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### Math Instruction and the Four Jungian Learning Styles

In a recent post, I wrote about an article detailing the four Jungian Learning Styles: Introversion/Sensing, Extraversion/Sensing, Introversion/Intuition, Extraversion/Intuition. It’s one thing to be aware of these four learning styles, but it’s more important to understand how to reach students of all learning styles in the math classroom. Luckily, the article that I have referenced also includes information about how the learning preferences apply to teaching math.

When addressing each of the styles, four major areas of instruction are to be addressed: Practice, Instruction and Feedback, Numbers or Manipulatives, and Student Mistakes.

• Practice: Sensing students need lots of concrete practice, while intuitive students don’t like to practice once they understand a concept. To address both learning styles, help sensing students develop a conceptual understanding while also providing enough practice for intuitive students. Develop engaging activities that require students to repetitively practice skills, but that can be tailored to the ability level of the student. Think about dice games where the numbers on the dice can be changed depending on student ability.
• Instruction and Feedback: Sensing students need more guidance before starting an activity, while intuitive students like time to work through a problem on their own. It’s important to provide continuous guidance and feedback to some students, while letting others work independently until they ask for help. Try assigning an activity and allowing intuitive students to work independently while guiding the sensing students in a more structured manner.
• Numbers or Manipulatives: Sensing students are more likely to use concrete objects to understand concepts, whereas intuitive students prefer to use numbers. To help all students, refer to manipulatives as a tool for solving problems and explaining solutions. Some students will use manipulatives throughout a problem solving process while others may just need them to help with their explanations.
• Student Mistakes: Some students have a deep conceptual knowledge while other students simply practice until a process is mastered. It’s important to probe all student mistakes to determine “students grasp the concept, are just using a procedure, are making careless mistakes, or still lack conceptual understanding.”

While the summaries above provide some information on how to address various preferences, refer to the article for more specific detail on addressing each of the learning styles. The suggestions may just give you one more tool for helping to understand your students and enable you to address each of their needs.

### Differentiation and the Four Jungian Learning Styles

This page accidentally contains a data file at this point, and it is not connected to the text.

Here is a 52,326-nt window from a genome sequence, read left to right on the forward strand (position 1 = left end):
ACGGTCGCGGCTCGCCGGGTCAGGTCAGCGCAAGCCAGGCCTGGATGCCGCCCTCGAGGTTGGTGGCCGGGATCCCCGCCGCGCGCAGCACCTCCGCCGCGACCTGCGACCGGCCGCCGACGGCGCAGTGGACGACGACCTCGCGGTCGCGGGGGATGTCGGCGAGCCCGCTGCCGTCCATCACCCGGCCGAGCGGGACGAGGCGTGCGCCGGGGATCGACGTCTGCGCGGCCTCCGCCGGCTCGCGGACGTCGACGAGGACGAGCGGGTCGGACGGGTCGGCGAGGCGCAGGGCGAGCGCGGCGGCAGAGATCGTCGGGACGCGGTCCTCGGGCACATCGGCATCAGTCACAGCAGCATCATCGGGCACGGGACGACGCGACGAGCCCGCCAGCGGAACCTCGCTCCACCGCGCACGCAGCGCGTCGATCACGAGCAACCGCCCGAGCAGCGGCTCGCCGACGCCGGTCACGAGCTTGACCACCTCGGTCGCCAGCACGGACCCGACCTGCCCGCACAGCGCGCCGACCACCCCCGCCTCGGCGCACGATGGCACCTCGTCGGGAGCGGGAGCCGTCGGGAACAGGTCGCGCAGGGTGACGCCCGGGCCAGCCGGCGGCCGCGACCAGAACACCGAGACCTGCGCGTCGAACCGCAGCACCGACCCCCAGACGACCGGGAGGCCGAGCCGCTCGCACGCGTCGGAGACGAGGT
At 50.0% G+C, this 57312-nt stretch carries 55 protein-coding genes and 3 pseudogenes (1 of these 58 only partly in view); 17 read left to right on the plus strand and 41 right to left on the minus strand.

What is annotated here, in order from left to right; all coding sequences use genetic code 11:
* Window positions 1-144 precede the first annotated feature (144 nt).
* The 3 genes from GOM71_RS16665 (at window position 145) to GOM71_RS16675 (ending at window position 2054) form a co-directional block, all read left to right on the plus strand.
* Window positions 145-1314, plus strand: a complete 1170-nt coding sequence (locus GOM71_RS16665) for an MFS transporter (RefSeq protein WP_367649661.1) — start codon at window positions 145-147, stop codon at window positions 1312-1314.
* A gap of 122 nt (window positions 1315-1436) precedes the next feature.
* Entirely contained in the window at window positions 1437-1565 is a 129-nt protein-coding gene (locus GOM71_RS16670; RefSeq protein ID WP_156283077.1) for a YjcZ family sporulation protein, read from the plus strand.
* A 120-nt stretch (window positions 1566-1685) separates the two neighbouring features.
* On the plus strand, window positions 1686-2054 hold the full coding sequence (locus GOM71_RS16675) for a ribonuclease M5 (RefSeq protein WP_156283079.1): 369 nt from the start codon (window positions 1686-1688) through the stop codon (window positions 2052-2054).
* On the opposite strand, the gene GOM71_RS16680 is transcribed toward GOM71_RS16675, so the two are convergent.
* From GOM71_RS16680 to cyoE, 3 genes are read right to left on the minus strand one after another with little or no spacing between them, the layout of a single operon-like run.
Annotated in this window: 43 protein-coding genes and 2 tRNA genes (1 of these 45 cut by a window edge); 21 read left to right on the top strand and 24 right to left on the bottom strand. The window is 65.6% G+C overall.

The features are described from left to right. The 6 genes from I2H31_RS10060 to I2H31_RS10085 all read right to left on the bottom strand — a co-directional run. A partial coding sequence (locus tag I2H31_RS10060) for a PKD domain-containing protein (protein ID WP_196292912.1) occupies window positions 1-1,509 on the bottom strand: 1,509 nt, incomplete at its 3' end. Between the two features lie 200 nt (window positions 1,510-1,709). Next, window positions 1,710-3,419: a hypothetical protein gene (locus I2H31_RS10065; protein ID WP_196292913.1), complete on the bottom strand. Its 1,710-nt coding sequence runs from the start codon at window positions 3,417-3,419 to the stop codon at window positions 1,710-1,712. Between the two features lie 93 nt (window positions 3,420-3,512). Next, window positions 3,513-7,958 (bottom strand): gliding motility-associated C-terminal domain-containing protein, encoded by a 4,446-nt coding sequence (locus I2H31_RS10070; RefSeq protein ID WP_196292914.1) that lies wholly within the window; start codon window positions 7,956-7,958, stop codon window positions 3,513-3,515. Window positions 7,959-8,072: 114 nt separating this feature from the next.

I like to work alone. It’s not that I don’t often collaborate with my peers – I think that’s essential for all educators. But when I am studying something new or trying to get work done, I like to tuck away in my office and put my nose to the grindstone. According to an article written by Jane A.G. Kise, this makes me an introverted learner. I never think of myself as introverted, but perhaps when it comes to learning, that’s just what I am. Kise’s article highlights the four Jungian learning styles, one’s that I had previously not been familiar with. But, in my continuous search for how to best differentiate in the classroom, I’m always looking for a different perspective on how kids learn.

According to the article, a child has two ways he can gain energy and two ways he can process information. To gain energy, children who favor extraversion like to work with others and those who prefer introversion thrive while working independently. To process information, students may prefer intuition or sensing. Intuitive types focus on hunches and connections, whereas sensing types build knowledge in an orderly fashion. When combined, these create four learning preferences summarized below.

• Introversion/Sensing: Need certainty before completing tasks, like direct instruction and practice.
• Extraversion/Sensing: Learn through movement and interaction with others. Need to “see” the math.
• Introversion/Intuition: Process information internally and find creative solutions.
• Extraversion/Intuition: Process ideas out loud with others and easily transfer knowledge to different situations.

To help find a student’s learning style, use the checklist below:

Preferences for gaining energy:
EXTRAVERSION   INTROVERSION
• Thinks out loud (talks!)
• Thinks inside (quiet!)
• Likes to work in groups
• Likes to work alone or with a close friend
• Likes noise
• Dislikes noise
• Prefers to speak
• Prefers to read or write
• Has lots going on
• Likes to do one activity at a time
• Says what he or she is thinking
• Keeps thoughts inside

Preferences for processing information:
SENSING   INTUITION
• Likes facts and concrete things
• Likes ideas and imagination
• Relies on experience first
• Relies on explanation first
• Sees the trees – details
• Sees the forest – big ideas
• Wants clear expectations
• Wants room to roam
• Prefers step-by-step learning
• Prefers random learning
• Thinking characterized by practical, common sense
• Thinking characterized by new insights
Source: Adapted from Differentiated through Personality Type: A Framework for instruction, Assessment, and Classroom Management (p. 174), by Jane A. G. Kise, 2007, Thousand Oaks, CA: Corwin. Copyright 2007 by Jane A. G. Kise. Adapted with permission.

Stay tuned for the next post for information about how these learning styles may be addressed in your math class!

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